Difficult adoption process pushing infertile Kiwi parents overseas

Couples who have exhausted all their options for conceiving a child can turn to adoption - but in New Zealand, that can be a trying experience.

"Adoption's not the first choice, it's not even usually the second or third choice, they're looking at everything and then there's adoption," psychology lecturer Rhoda Scherman told Three's The Project.

In three decades there has been a 98 percent drop in the number of babies being adopted by non-family members in New Zealand.

If they do manage to adopt domestically, the system is an interesting one - almost all NZ adoptions are open ones, meaning the birth parents stay in contact with the child.

"A lot of the problems with adoption in the past have been because it's closed, and  closed means there's a lot of questions that can't get answered," Dr Scherman said.

She would know; her parents adopted her when she was three, and she never met her birth parents.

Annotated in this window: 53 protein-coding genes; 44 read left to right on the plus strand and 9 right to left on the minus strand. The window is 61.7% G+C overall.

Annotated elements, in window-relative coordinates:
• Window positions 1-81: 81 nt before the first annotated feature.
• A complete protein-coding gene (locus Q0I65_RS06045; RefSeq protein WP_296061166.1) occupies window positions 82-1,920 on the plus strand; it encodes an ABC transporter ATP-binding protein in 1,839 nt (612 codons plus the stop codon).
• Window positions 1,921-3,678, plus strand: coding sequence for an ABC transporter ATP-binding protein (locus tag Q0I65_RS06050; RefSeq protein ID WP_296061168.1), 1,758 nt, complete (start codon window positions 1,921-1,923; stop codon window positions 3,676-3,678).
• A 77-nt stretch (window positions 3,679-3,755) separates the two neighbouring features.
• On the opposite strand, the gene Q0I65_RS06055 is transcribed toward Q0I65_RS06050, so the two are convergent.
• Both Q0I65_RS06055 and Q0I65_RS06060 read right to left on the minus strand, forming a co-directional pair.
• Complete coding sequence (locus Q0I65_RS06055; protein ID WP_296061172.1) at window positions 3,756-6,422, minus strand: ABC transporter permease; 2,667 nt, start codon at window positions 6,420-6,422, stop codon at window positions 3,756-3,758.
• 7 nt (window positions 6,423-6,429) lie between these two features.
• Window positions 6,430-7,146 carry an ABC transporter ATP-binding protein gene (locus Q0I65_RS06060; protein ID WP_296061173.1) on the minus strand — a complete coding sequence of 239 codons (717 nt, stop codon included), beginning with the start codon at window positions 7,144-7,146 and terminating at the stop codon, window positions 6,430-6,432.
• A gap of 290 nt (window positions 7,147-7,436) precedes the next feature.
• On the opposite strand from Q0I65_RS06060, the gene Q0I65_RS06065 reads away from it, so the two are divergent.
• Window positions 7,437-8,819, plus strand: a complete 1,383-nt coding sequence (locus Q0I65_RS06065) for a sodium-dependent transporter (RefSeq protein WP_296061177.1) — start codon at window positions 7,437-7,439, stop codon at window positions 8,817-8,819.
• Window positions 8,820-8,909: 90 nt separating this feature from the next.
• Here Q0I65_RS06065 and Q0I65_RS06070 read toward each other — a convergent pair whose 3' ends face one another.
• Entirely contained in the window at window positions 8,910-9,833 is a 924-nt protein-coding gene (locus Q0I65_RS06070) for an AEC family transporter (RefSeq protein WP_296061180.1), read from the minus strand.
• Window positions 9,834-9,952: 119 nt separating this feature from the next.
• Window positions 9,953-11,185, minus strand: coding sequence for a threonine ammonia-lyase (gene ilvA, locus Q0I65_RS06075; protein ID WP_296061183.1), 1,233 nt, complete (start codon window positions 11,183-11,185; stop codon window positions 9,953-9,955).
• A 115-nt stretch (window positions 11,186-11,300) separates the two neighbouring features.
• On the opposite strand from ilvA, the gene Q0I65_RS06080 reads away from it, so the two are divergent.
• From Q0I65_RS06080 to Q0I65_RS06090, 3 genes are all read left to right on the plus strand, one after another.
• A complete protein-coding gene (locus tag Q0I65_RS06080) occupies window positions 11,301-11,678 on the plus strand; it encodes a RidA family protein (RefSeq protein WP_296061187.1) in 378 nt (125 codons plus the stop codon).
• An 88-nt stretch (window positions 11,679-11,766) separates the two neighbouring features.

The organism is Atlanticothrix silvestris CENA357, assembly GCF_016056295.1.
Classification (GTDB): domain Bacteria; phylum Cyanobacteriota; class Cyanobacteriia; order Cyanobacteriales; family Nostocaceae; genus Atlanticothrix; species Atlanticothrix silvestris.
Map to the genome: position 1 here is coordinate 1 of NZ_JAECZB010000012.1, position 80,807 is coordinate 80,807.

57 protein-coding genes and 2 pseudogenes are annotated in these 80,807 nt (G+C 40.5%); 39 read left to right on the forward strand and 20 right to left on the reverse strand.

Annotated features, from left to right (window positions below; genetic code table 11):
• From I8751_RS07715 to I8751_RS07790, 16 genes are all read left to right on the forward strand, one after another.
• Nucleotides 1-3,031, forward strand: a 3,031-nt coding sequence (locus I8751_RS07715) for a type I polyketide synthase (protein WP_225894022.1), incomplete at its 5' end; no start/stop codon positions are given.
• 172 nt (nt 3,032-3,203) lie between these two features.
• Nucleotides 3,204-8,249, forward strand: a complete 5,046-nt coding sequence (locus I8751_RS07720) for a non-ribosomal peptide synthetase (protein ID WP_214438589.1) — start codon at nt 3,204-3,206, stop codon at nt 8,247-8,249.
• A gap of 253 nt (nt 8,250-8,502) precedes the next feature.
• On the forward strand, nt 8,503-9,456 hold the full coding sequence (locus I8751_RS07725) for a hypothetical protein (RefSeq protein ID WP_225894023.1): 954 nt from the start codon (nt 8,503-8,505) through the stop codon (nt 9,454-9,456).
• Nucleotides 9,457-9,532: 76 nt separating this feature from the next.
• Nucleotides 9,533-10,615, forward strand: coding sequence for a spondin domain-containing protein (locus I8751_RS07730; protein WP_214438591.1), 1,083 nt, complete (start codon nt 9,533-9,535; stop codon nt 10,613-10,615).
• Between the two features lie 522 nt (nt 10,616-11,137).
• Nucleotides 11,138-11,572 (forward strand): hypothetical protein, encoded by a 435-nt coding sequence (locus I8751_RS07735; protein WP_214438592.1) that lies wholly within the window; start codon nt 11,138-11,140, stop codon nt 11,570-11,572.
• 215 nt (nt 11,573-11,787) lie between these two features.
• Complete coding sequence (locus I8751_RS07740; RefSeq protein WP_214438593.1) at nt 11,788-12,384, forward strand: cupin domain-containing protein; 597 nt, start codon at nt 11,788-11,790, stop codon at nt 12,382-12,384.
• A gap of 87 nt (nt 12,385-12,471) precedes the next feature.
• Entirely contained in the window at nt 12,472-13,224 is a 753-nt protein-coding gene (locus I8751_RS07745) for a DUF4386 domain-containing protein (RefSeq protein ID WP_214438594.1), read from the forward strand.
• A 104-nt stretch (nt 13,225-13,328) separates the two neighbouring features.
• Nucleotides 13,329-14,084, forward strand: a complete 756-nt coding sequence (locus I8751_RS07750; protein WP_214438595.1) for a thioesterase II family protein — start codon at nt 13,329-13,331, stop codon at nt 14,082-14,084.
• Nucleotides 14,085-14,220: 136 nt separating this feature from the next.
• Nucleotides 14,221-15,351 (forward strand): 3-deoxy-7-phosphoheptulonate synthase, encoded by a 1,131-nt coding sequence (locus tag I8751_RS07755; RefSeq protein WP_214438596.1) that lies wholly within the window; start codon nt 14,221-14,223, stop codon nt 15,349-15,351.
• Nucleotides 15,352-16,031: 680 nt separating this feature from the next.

"I used to think as a young girl I would be happy, I'd be content to just stand on the corner and just see [my mother] across the street," she said.

For many prospective parents, the only option is to head overseas.

Ruth Kelsall adopted two children from China and one in New Zealand, she says the adoptive parents have to be aware of the special problems adopted children face.

"They have issues around abandonment, they have issues around trust," she said.

However some hopefully parents can't even get on the list to adopt a child. Wendy Bowen Graham can't have a child due to a heart condition, which also makes her ineligible to adopt.

"Normally when you're going to adopt a child you have to be quite healthy - and if a mother has got a known condition, then she's basically ripped off the list," she explained.

Watch the video for the full The Project segment.